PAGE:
When Pope John Paul II beatified
Ceferino Giménez Malla,
4,000 Gypsies crowded St.
Peter’s Square. Known as “El Pelé,”
Blessed Ceferino is the first Gypsy to be
“It is necessary to overcome ancient
prejudices that lead you to suffer forms
of discrimination and at times undesirable
marginalization of the Gypsy
population,” the pope said, referring
to the persecutions Gypsies have suffered,
including imprisonment and
death during the Holocaust. In March
2000, the pope asked God’s forgiveness
for the sins committed against Gypsies
by the Church.
El Pelé was a reputable horse trader
and a city councilman in Barbastro,
Spain. He treated both friends and
strangers with respect, never using
sharp words, even when he disagreed
with people. Ceferino’s friends included
lawyers, politicians, doctors and other
important men in town. The local
bishop often asked him for advice.
Ceferino was often enlisted to resolve
conflicts among Gypsies, and he
worked to improve relations between
Gypsies and non-Gypsies. He treated
children with respect, often bringing
Gypsy and Spanish children together.
Ceferino and his Gypsy wife, Teresa
Giménez Castro, had no children, but
they adopted a niece and raised her in
the faith. They also cared for Ceferino’s
siblings after his mother died, since his
father had abandoned the family.
Killed for His Faith
Ceferino was a Catholic convert who
gave generously to the poor and developed
a reputation for holiness. When
people were around him, they were on
their best behavior.
In July 1936, during the early days of
the Spanish Civil War, the 75-year-old
Ceferino was arrested for protesting
the arrest of a priest. He angered his
guards by reciting the Rosary. Offered
freedom if he would stop, he refused.
Ceferino was shot on August 2, 1936
(some accounts say August 8) with his
rosary in hand, crying, “Long live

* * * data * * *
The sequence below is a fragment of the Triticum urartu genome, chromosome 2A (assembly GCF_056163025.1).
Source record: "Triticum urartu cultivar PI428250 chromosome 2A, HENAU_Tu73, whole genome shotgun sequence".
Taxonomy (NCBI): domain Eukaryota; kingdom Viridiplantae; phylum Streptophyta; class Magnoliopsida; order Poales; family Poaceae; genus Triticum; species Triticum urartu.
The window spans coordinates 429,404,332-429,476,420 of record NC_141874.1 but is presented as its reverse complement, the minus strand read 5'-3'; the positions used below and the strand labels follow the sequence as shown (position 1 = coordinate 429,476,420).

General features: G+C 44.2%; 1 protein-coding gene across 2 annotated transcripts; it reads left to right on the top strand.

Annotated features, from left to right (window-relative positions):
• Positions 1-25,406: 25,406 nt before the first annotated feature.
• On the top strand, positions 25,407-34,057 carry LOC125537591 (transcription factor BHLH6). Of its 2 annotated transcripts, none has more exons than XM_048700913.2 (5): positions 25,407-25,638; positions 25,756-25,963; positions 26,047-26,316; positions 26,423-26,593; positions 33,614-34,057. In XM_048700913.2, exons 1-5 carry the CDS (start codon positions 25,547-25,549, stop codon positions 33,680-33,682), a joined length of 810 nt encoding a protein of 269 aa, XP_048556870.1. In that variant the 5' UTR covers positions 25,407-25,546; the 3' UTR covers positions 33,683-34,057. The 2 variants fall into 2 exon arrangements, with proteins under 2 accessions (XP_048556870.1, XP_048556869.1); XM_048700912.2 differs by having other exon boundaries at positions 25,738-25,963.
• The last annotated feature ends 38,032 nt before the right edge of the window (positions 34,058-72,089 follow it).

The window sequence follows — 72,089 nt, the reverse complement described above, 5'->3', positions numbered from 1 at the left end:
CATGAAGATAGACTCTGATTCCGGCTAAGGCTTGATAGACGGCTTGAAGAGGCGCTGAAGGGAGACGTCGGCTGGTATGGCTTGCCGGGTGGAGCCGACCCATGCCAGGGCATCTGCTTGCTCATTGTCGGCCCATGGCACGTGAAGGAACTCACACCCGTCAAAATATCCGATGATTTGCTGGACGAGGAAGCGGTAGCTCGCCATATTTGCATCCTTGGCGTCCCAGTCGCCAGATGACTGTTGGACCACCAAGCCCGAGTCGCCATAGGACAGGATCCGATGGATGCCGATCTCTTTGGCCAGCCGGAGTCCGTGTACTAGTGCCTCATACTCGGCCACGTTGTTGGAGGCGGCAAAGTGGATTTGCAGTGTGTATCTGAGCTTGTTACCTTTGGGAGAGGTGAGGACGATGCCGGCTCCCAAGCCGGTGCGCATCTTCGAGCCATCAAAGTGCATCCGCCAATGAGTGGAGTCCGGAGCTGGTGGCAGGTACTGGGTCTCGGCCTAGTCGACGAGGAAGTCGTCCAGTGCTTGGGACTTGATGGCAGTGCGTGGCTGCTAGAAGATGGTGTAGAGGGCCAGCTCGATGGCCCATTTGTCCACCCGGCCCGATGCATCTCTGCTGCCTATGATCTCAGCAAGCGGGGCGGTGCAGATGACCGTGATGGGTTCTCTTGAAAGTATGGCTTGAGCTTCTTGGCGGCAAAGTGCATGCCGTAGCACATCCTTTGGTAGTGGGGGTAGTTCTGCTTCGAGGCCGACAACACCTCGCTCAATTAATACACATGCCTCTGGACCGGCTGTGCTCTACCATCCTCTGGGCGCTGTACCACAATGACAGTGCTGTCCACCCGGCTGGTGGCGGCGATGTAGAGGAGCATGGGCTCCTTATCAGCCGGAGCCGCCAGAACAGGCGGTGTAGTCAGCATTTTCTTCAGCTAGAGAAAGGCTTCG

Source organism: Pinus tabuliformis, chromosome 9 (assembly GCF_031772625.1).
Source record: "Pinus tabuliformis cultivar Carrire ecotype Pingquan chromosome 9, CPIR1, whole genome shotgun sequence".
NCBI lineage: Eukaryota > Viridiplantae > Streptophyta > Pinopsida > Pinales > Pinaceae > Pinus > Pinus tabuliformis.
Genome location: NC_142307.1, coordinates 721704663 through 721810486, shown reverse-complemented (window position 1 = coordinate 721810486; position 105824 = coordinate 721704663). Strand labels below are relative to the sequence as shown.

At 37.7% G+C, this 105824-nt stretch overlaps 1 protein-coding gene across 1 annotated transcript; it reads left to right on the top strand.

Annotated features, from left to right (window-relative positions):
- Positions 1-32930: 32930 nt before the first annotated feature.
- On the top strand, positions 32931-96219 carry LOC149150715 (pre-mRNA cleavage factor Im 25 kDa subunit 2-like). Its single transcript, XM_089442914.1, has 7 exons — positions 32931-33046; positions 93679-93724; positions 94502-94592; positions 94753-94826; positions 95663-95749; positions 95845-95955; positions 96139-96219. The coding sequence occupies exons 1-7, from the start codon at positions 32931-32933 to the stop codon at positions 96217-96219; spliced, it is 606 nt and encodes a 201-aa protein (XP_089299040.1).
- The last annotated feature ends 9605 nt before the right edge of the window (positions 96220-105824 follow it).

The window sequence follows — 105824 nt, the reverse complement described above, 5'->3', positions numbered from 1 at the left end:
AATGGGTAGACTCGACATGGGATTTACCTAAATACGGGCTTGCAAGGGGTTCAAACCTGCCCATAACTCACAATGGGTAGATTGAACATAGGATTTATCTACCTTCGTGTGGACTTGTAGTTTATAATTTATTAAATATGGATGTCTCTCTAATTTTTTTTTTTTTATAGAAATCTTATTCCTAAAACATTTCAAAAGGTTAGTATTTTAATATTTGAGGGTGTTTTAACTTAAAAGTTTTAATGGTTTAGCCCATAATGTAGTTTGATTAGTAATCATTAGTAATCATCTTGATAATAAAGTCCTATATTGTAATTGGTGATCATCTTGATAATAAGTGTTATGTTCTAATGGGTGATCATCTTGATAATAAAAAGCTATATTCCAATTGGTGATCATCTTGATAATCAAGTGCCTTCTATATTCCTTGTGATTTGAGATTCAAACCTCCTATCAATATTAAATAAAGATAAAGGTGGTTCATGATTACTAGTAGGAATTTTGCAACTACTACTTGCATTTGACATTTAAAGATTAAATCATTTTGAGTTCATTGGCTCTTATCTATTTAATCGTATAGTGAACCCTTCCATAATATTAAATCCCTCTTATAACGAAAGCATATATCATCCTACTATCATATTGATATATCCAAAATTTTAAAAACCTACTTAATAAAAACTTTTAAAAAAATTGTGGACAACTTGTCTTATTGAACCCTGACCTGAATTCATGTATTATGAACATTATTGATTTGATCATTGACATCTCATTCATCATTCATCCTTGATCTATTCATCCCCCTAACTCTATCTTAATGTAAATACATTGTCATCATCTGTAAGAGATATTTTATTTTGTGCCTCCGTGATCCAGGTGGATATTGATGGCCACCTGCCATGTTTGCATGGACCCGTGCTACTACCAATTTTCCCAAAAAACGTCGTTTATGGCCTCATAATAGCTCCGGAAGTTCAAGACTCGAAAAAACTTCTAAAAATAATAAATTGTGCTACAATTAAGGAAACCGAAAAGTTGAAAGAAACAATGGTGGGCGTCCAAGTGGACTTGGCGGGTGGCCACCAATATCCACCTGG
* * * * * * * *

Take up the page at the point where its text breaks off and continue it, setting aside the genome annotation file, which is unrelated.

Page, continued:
Christ the King.”
Ceferino was killed because he was
Catholic and is one of 219 martyrs the
Church has recognized from the Spanish
Civil War. Pope John Paul II said
that this Gypsy martyr “knew how to
sow peace and solidarity among his
own,” referring to his gift as a mediator.
August 26, 1861
Born in Catalonia, Spain
Baptized a Roman Catholic
Had his marriage to Teresa Giménez Castro
recognized in the Church, widowed in 1922
August 2, 1936
Martyred in Barbastro, Spain
May 4, 1997
Beatified by Pope John Paul II
It’s easy to understand why Gypsies admire
Blessed Ceferino. But the rest of us
can also learn much from his example.
He reminds us not to typecast people:
Ceferino was known as an “honest
Gypsy,” two words that many people
wrongly consider contradictory. He
earned a reputation for being wise, even
though he was illiterate. In our times,
wisdom is often associated with education.
Sometimes, we fail to respect
self-taught people with lots of common
Blessed Ceferino was a peacemaker.
But he didn’t compromise his faith:
When he was challenged to stop praying
the Rosary or die, he refused to
He sets an example of getting along
with others, even when we disagree.
But he also shows us that there are
times when we must express our beliefs
and accept the consequences.
Next: Peter To Rot